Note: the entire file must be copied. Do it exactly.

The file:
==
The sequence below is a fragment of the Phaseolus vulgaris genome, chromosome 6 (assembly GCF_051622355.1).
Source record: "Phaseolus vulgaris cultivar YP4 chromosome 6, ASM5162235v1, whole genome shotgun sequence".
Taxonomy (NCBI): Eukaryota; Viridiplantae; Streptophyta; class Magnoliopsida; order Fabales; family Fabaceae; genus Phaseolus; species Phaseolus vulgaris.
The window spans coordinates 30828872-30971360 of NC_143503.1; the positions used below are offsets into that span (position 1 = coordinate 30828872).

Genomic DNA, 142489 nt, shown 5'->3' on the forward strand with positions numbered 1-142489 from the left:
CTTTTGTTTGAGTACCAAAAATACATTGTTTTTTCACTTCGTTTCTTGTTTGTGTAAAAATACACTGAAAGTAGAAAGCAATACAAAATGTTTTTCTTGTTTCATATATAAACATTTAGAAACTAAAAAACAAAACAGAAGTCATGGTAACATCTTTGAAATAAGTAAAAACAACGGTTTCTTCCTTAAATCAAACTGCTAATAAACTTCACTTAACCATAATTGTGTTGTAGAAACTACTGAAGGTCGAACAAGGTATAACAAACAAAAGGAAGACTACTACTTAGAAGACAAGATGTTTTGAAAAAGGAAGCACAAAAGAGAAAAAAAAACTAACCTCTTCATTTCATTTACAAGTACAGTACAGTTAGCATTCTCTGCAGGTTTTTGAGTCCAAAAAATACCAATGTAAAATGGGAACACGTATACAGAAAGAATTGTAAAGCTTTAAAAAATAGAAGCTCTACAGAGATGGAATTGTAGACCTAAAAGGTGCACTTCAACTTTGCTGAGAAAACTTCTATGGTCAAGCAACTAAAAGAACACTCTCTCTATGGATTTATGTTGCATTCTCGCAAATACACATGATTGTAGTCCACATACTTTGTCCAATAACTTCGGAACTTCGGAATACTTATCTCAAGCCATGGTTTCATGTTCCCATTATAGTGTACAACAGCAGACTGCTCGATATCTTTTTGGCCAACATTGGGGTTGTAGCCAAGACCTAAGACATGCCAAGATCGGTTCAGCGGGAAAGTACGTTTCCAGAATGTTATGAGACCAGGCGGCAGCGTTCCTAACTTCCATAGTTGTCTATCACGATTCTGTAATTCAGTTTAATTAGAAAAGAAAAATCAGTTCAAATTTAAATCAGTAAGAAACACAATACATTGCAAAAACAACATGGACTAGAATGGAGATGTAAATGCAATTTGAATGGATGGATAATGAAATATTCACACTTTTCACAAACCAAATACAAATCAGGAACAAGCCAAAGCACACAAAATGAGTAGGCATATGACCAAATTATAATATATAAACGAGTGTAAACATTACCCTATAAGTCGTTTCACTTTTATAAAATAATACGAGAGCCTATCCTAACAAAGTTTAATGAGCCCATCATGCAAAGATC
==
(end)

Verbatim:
The sequence below is a fragment of the Phaseolus vulgaris genome, chromosome 6 (assembly GCF_051622355.1).
Source record: "Phaseolus vulgaris cultivar YP4 chromosome 6, ASM5162235v1, whole genome shotgun sequence".
Taxonomy (NCBI): Eukaryota; Viridiplantae; Streptophyta; class Magnoliopsida; order Fabales; family Fabaceae; genus Phaseolus; species Phaseolus vulgaris.
The window spans coordinates 30828872-30971360 of NC_143503.1; the positions used below are offsets into that span (position 1 = coordinate 30828872).

Genomic DNA, 142489 nt, shown 5'->3' on the forward strand with positions numbered 1-142489 from the left:
CTTTTGTTTGAGTACCAAAAATACATTGTTTTTTCACTTCGTTTCTTGTTTGTGTAAAAATACACTGAAAGTAGAAAGCAATACAAAATGTTTTTCTTGTTTCATATATAAACATTTAGAAACTAAAAAACAAAACAGAAGTCATGGTAACATCTTTGAAATAAGTAAAAACAACGGTTTCTTCCTTAAATCAAACTGCTAATAAACTTCACTTAACCATAATTGTGTTGTAGAAACTACTGAAGGTCGAACAAGGTATAACAAACAAAAGGAAGACTACTACTTAGAAGACAAGATGTTTTGAAAAAGGAAGCACAAAAGAGAAAAAAAAACTAACCTCTTCATTTCATTTACAAGTACAGTACAGTTAGCATTCTCTGCAGGTTTTTGAGTCCAAAAAATACCAATGTAAAATGGGAACACGTATACAGAAAGAATTGTAAAGCTTTAAAAAATAGAAGCTCTACAGAGATGGAATTGTAGACCTAAAAGGTGCACTTCAACTTTGCTGAGAAAACTTCTATGGTCAAGCAACTAAAAGAACACTCTCTCTATGGATTTATGTTGCATTCTCGCAAATACACATGATTGTAGTCCACATACTTTGTCCAATAACTTCGGAACTTCGGAATACTTATCTCAAGCCATGGTTTCATGTTCCCATTATAGTGTACAACAGCAGACTGCTCGATATCTTTTTGGCCAACATTGGGGTTGTAGCCAAGACCTAAGACATGCCAAGATCGGTTCAGCGGGAAAGTACGTTTCCAGAATGTTATGAGACCAGGCGGCAGCGTTCCTAACTTCCATAGTTGTCTATCACGATTCTGTAATTCAGTTTAATTAGAAAAGAAAAATCAGTTCAAATTTAAATCAGTAAGAAACACAATACATTGCAAAAACAACATGGACTAGAATGGAGATGTAAATGCAATTTGAATGGATGGATAATGAAATATTCACACTTTTCACAAACCAAATACAAATCAGGAACAAGCCAAAGCACACAAAATGAGTAGGCATATGACCAAATTATAATATATAAACGAGTGTAAACATTACCCTATAAGTCGTTTCACTTTTATAAAATAATACGAGAGCCTATCCTAACAAAGTTTAATGAGCCCATCATGCAAAGATC